One of my favorite Washington, DC, museums is the National Portrait Gallery. I’m the kind of historian who is more attracted to the study of individuals and their contributions than I am to tables, graphs, and statistics. The subjects of my books—Noah Webster, Ronald Reagan, Whittaker Chambers, C. S. Lewis, the congressmen who argued for Bill Clinton’s impeachment—are testimonies to that historical bent.

Now I can add London’s National Portrait Gallery to my favorites list. Since the focus of my studies is primarily American history, with Britain as a secondary interest, I appreciated the opportunity to take time in this museum to learn more about the key figures in British history.

What I learned here, as well as in a number of other historic sites during my two-week England stint, will enhance my teaching in courses such as American Colonial History, the American Revolution, and, of course, C. S. Lewis. I always want to increase my depth of understanding and pass that on to students.

Another place that I visited for the first time was the Victoria and Albert Museum.

The collection was eclectic, but it showcased a significant amount of medieval art.

Even the reproductions were rather impressive:

Might I add that it also had the best cafe/afternoon tea of any museum I saw? And the interior courtyard was picturesque as well:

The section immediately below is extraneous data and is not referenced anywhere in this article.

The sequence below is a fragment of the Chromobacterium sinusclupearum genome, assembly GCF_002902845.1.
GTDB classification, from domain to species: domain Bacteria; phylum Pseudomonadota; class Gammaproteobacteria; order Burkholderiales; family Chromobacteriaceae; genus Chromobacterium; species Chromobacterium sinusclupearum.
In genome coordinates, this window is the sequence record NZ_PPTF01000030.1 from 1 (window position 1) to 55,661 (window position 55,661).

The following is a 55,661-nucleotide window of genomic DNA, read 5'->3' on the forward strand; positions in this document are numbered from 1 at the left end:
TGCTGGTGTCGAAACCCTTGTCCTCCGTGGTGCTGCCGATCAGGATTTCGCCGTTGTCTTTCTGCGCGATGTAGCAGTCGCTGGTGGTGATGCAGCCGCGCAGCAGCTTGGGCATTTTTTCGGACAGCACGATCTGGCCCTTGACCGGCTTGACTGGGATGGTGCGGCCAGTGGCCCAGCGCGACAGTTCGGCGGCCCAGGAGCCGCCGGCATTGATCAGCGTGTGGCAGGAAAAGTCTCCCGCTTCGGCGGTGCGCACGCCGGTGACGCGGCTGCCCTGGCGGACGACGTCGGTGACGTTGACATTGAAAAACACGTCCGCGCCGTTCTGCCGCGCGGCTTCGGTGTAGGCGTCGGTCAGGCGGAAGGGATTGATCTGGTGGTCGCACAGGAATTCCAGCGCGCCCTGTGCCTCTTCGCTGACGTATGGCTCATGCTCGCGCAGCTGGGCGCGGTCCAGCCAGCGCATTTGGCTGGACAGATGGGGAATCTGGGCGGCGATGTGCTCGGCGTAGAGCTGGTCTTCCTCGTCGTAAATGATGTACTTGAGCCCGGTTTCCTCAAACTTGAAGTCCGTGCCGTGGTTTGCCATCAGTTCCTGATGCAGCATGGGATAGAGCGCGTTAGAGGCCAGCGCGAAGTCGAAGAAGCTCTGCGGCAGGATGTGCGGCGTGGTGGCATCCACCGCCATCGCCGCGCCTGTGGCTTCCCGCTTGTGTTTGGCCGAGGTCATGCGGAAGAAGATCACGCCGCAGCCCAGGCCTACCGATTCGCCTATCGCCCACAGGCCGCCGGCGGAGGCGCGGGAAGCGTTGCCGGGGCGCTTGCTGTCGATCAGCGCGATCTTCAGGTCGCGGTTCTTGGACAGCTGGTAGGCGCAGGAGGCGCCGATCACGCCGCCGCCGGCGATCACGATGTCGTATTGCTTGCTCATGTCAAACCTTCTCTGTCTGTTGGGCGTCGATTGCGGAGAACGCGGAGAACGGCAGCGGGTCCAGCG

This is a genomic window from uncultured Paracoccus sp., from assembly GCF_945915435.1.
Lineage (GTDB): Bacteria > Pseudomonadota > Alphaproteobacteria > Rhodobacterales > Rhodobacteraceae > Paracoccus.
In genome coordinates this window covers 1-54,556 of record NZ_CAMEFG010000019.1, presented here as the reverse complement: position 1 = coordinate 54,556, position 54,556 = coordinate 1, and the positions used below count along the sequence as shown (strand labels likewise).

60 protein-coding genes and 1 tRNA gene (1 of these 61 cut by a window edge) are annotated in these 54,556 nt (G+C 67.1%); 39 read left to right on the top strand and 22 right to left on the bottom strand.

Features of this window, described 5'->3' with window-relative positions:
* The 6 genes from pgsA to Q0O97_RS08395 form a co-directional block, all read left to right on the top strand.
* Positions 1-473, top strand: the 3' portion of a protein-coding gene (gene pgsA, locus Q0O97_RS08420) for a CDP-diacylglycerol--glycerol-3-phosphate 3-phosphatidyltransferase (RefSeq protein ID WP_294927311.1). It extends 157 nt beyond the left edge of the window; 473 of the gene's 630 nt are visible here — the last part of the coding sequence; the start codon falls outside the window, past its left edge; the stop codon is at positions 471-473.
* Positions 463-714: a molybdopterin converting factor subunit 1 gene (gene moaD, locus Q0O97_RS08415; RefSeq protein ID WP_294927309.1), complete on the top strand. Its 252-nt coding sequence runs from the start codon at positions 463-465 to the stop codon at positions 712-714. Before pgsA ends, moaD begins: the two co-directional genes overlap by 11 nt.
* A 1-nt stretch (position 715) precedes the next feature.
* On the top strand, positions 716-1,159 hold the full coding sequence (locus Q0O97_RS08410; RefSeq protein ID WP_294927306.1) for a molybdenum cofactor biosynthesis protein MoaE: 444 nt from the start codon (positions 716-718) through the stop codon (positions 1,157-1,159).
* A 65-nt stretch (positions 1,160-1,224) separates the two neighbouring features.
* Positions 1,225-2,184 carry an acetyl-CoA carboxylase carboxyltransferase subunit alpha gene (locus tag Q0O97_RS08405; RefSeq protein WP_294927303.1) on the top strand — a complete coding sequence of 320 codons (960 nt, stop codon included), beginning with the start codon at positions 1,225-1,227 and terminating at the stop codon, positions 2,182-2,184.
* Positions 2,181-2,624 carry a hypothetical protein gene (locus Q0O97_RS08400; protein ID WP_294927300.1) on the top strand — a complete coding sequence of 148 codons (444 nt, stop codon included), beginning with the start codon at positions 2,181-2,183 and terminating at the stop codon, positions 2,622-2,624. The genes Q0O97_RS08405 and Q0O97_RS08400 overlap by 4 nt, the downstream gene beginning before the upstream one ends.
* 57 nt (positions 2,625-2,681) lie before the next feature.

This trip marked my second time at the British Museum, but the first time hardly counted compared to this one. We were able to spend about four hours perusing its holdings.

Unlike my last visit twenty years ago, there were long lines and a security tent one had to go through before entering. Yes, times have changed.

The main attraction for many is the famous Rosetta Stone, which with its Egyptian hieroglyphics at the top and Greek writing underneath, allowed scholars for the first time to translate hieroglyphics.

The crowd around the Rosetta Stone was so dense it took multiple attempts before I could get a decent photo, and even this one is not as good as I wanted.

The museum’s Egyptian area is extensive:

As is its Greek section, which now houses actual sections of the Athenian Parthenon that were falling into ruin:

If you look closely, in little nooks and crannies, you might find a few philosophers along the way:

As with the historic sites I noted in yesterday’s post, these museums were a historian’s dream.

I’m now near the end of my series of posts about my England trip. There will be one more on Monday.